Facebook "Like" Buttons Sign You Up For Messages
Facebook sometimes makes very curious decisions with respect to user privacy.
Recently, one of them came to my attention, and it is so comprehensively wrong
that I had to put up a public service announcement about it.
You've seen the Facebook "Like" buttons all over the Internet, right? Liking anything lets the owner spam you. No, really. If you doubt me, click the Like button on this page: you'll find a message from me on your News feed (the big list where you see updates from your friends) within 5 minutes, unless Facebook has shut down this tech demo since publication.
Facebook Knows This
[If your site uses a particular Facebook feature], when a user clicks a Like button on your page... you have the ability to publish updates to the user.
This is bad mostly because it violates user expectations. While Facebook never really told users "Hey guys, here is how we
intend you to use Like buttons", the reasonable parsing of user intent is "Tell my Facebook friends I like this." (Many users
probably don't know it does that, either, but there you go.)
It is unreasonable to expect that a user is affirmatively signaling their consent to receive marketing messages by clicking on a Like button. That is not disclosed in any prominent fashion: people who make a living writing applications for Facebook were shocked when I told them about this "feature", which prompted me to write this post.
Compare our well-developed procedures, laws, and industry guidelines for mailing list opt-in. To prevent people from receiving unwanted mail, we have them:
- Type out their email address.
- Check a box explicitly saying that they want to receive email.
- Switch to their email, read a mail saying they've just asked to receive email, and click a link in that email to confirm their consent to receive email.
By comparison, Facebook will sign you up to receive marketing messages if you:
- Click "Like", anywhere, once.
"Liked" Something Previously? You're Signed Up.
If you're not receiving spam from pages you've Liked yet, that is no guarantee
you won't in the future. Understand that you are trusting the page owner
every time you click Like: they can turn on the spam spigot (spagot?) at any time,
in under ten minutes of engineer time. This tech demo took less than 10 lines to code.
This will be exploited in the future.
In particular, look for "stealth" Like spam: you might Like your politician of choice today, but when the next campaign starts, expect to get hit up for fundraising every time you sign into Facebook. Additionally, since the UI doesn't really make it clear what you are liking ("this page", yeah, but the page owner can make that page represent anything), six months down the line you could get messages from someone you've never heard of just because you liked a LOLCat or similar disposable piece of culture.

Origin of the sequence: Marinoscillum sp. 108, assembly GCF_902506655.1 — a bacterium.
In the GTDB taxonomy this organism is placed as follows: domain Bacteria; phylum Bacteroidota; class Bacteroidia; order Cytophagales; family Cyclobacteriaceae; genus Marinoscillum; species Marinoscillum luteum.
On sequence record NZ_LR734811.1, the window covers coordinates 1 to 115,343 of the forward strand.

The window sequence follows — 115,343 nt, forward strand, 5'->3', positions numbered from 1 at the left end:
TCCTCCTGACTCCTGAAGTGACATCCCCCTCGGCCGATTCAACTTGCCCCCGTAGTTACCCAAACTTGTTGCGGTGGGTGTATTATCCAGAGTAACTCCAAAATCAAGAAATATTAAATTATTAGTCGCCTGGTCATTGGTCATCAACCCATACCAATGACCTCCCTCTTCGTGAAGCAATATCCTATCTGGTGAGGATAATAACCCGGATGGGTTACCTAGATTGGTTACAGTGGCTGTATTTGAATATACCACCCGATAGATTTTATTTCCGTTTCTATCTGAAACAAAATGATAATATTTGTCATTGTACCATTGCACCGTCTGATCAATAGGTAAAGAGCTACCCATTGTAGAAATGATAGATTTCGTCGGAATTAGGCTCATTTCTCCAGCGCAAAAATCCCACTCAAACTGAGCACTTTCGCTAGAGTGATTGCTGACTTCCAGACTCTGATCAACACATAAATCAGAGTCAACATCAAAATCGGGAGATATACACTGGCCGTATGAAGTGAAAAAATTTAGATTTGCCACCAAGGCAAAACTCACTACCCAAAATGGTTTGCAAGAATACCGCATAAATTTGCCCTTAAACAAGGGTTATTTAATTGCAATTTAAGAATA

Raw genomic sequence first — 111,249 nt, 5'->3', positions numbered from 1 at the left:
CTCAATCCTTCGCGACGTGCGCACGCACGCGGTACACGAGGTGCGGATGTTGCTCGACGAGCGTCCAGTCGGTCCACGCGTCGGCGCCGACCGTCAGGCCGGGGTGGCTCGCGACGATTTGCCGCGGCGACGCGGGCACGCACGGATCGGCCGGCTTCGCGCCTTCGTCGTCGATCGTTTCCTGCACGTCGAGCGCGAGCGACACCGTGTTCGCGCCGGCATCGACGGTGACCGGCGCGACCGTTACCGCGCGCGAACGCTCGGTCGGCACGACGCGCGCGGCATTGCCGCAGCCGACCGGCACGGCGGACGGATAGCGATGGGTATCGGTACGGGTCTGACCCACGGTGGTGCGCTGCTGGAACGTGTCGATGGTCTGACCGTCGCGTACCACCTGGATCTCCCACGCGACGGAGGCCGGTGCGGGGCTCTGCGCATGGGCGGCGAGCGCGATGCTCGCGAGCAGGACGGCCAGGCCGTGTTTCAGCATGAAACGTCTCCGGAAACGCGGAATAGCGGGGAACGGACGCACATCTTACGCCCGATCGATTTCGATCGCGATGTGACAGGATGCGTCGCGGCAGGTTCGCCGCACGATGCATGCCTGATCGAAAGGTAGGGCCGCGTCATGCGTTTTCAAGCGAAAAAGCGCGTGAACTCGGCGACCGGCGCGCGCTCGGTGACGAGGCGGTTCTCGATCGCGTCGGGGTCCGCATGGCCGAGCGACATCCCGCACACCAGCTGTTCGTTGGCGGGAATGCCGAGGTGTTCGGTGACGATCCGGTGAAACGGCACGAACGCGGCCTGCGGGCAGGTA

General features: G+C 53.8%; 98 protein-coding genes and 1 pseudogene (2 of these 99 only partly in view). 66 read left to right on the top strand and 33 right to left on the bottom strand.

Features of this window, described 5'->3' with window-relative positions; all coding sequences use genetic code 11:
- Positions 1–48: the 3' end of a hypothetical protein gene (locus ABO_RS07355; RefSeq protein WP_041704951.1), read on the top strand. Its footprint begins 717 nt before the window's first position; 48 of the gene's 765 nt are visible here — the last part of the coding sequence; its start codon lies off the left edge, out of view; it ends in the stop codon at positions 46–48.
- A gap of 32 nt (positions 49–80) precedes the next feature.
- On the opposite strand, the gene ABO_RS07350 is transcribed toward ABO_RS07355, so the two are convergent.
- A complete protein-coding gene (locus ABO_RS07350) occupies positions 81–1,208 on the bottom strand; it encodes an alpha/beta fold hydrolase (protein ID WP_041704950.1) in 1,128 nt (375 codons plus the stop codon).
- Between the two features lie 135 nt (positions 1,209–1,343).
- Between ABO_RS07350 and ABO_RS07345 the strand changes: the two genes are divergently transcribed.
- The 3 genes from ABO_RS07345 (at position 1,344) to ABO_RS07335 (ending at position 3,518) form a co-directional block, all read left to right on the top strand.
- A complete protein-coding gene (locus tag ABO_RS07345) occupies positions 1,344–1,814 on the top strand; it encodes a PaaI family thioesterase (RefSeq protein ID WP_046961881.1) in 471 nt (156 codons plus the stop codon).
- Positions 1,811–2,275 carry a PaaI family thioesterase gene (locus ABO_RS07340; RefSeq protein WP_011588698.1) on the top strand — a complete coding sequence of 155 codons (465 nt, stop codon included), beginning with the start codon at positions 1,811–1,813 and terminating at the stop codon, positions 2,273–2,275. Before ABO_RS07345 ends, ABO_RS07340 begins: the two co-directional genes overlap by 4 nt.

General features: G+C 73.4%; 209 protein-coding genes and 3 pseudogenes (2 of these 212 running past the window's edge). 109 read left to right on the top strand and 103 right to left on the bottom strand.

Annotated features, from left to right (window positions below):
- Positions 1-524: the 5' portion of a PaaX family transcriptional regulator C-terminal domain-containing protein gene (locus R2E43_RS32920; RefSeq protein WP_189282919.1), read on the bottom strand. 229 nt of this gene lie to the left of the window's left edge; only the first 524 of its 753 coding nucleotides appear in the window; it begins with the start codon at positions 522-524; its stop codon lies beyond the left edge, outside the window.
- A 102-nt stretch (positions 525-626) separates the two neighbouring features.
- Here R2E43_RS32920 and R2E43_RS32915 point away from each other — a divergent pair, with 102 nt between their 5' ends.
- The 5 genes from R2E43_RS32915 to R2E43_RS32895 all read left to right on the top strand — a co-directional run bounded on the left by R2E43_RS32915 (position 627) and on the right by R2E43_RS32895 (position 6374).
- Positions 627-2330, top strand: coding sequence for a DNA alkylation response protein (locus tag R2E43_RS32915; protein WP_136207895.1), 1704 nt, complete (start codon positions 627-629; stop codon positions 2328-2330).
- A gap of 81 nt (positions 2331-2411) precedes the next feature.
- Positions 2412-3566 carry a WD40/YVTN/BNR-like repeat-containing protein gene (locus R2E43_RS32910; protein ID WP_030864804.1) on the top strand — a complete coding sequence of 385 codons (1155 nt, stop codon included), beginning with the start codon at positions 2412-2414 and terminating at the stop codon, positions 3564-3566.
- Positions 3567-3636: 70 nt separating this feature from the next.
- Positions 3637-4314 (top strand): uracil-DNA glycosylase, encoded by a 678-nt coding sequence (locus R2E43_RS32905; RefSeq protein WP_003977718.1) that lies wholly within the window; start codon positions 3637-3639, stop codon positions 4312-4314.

Can My Friends See This?
You liking things today can't spam your friends tomorrow. It can only spam you. Your friends will see "Your Name Here liked Page Name Here" in their news feeds once, right after you click "Like" (bumped higher if you comment on it). This is the intended functionality of the Like button, from a user's perspective.
How Do I Stop This?
To stop getting spam from this page, either click Unlike right here, or mouse over the spammy message, click the X, then click either of the Remove buttons. (If this were actual spam I'd click the Report Spam button, but doing that here would be a hilarious example of shooting the messenger.)
There is another, longer way...
- Go to your Facebook profile.
- Click "Edit Profile" (under your picture, top right corner)
- Click "Likes and Interests" from left hand menu.
- Click "Other Pages" near the bottom of the right hand of the screen.
- Find the one titled "Clicking "Like" Buttons Signs You Up For Spam" and click "Remove Page" next to it.
Software designers in the audience who think this might not exactly count as user friendly are, well, right.
What Can I Do About This?
Spreading the word and causing a PR event for Facebook has previously caused them to find religion on user privacy issues. I'd suggest that -- link to this page, tweet it, whatever. But for heaven's sake, don't click the Like button.